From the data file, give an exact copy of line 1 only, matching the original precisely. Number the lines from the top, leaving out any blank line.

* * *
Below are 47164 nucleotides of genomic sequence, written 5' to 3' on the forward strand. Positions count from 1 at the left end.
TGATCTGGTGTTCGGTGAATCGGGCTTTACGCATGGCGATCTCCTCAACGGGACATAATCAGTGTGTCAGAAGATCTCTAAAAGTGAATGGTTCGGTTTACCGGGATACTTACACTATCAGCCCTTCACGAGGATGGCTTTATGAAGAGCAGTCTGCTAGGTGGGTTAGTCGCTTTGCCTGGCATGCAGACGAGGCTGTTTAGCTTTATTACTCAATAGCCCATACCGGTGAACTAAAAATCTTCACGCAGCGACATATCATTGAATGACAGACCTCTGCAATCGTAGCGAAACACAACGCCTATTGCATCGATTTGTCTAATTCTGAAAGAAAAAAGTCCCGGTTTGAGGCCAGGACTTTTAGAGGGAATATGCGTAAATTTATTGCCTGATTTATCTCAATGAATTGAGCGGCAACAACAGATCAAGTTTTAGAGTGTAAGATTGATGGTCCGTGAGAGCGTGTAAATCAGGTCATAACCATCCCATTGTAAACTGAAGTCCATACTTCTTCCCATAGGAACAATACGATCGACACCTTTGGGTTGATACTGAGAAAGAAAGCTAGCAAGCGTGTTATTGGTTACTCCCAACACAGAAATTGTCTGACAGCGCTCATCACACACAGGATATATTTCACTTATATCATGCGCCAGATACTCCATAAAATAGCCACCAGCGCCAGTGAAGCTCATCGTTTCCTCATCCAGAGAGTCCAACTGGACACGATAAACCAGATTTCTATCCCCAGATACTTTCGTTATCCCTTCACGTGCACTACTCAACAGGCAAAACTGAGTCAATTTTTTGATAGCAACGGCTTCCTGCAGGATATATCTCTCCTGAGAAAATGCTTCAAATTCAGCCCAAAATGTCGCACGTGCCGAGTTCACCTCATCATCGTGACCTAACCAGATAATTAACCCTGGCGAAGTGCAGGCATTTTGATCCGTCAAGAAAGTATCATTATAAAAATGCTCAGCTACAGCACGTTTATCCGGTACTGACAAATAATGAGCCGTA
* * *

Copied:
Below are 47164 nucleotides of genomic sequence, written 5' to 3' on the forward strand. Positions count from 1 at the left end.